In a financial crisis, bond yields provide a real-time gauge of whether a country’s prospects are getting better or worse. If a country’s outlook is worsening, the market will demand higher yields on its new bond issues and the government will have no choice but to pay. But those higher yields raise a struggling country’s borrowing costs, intensifying the debt burden on its already cash-strapped government. This creates more investor fear, and subsequent bond yields must be raised again, and again, and again. It is a cycle of fear that feeds on itself.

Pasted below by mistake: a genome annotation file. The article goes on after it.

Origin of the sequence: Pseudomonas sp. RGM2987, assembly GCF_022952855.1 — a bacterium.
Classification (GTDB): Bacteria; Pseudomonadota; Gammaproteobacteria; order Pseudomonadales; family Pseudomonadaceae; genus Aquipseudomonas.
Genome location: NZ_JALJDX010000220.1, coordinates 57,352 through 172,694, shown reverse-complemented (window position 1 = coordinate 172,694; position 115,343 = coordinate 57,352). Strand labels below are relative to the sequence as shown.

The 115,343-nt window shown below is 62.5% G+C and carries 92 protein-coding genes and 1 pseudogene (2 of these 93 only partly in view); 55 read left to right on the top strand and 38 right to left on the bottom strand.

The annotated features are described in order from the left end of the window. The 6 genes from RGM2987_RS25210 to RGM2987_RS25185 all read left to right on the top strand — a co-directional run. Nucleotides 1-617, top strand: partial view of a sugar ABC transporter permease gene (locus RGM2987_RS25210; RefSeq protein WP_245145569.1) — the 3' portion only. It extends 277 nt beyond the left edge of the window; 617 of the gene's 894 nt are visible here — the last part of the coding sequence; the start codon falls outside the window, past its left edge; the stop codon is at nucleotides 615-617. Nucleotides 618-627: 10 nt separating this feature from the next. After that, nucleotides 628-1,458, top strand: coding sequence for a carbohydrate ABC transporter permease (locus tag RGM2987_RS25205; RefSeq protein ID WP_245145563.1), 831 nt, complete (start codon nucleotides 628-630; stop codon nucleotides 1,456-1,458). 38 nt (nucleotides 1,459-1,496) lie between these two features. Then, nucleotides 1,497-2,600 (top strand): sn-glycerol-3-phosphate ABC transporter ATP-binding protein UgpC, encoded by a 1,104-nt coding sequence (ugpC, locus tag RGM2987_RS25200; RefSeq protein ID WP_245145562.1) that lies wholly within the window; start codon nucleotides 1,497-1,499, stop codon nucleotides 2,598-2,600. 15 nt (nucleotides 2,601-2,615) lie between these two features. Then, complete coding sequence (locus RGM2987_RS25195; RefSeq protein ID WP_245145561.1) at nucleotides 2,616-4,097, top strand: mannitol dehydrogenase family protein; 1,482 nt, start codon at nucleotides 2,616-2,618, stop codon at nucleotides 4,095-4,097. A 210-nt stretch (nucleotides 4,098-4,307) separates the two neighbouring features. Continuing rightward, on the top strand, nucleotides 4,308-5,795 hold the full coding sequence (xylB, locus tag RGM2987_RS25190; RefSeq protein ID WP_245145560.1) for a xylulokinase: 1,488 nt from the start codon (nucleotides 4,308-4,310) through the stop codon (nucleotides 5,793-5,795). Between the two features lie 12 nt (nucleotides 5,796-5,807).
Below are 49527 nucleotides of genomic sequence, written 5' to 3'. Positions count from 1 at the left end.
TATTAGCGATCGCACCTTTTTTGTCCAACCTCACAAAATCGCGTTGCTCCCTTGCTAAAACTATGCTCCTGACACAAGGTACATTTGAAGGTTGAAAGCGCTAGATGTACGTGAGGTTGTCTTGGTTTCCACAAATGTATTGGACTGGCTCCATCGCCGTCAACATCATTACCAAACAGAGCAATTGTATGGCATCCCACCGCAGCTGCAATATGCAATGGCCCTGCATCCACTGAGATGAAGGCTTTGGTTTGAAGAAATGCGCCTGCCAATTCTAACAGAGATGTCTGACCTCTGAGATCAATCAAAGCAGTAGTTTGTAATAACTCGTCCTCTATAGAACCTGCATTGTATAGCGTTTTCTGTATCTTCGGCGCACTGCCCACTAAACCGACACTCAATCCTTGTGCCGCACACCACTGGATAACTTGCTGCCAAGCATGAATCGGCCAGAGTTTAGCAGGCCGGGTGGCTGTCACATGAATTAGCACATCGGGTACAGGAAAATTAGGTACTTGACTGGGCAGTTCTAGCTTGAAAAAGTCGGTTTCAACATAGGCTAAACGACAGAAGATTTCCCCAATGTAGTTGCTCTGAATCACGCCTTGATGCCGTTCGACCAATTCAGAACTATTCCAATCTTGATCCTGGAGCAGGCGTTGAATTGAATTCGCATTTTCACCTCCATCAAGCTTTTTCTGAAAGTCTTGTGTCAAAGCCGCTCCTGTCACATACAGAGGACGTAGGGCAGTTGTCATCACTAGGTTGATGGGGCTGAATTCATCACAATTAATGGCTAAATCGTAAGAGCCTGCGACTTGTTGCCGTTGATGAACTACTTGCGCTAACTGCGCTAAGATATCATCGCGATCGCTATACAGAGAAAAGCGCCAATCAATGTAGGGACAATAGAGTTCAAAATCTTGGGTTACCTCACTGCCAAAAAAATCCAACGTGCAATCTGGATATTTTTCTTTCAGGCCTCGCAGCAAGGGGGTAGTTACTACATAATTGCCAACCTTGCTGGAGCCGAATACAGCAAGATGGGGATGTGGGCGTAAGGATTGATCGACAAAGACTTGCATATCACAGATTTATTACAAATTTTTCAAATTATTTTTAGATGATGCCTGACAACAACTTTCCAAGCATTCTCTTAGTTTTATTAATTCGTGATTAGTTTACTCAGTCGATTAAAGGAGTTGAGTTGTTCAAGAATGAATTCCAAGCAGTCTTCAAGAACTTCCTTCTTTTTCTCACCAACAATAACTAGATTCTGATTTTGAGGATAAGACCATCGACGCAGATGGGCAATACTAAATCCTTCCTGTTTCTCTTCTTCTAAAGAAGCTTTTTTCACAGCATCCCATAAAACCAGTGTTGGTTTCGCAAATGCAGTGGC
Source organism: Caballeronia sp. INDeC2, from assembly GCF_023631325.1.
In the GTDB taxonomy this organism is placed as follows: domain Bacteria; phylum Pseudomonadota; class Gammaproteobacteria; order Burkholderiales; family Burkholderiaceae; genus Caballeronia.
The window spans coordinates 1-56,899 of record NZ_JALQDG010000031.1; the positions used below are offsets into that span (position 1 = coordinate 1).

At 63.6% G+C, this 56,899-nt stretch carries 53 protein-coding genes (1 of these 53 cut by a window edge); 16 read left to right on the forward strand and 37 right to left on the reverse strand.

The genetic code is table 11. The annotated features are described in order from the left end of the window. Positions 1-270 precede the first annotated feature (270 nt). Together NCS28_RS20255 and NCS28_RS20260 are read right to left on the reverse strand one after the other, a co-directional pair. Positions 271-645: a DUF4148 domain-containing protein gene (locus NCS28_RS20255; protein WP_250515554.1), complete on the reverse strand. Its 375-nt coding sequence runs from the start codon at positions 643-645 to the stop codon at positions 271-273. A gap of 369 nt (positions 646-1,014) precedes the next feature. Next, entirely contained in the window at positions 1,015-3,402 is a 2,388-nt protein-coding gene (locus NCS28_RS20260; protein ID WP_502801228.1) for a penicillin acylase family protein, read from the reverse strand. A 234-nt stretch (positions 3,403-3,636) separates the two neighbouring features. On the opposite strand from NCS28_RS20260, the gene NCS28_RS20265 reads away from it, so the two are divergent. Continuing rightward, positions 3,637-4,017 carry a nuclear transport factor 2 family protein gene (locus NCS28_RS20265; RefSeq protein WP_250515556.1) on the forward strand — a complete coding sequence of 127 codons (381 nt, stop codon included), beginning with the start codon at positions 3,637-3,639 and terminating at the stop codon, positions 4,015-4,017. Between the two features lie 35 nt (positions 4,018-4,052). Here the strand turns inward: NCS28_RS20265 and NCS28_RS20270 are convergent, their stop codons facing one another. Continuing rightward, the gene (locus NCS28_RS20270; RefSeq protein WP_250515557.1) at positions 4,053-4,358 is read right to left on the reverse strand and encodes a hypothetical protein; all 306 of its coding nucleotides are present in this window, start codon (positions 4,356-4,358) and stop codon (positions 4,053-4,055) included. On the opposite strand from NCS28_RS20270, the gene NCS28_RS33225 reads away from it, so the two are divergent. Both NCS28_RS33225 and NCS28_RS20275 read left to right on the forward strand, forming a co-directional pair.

Last week, the yields on the euro zone’s latest round of new bond issues indicated that the region’s financial crisis has reached a new level of urgency. Simply put, the bond-yield gauges for Italy and Spain are now red-lining. Let’s check out the difference in their government bond yields last week versus one month ago: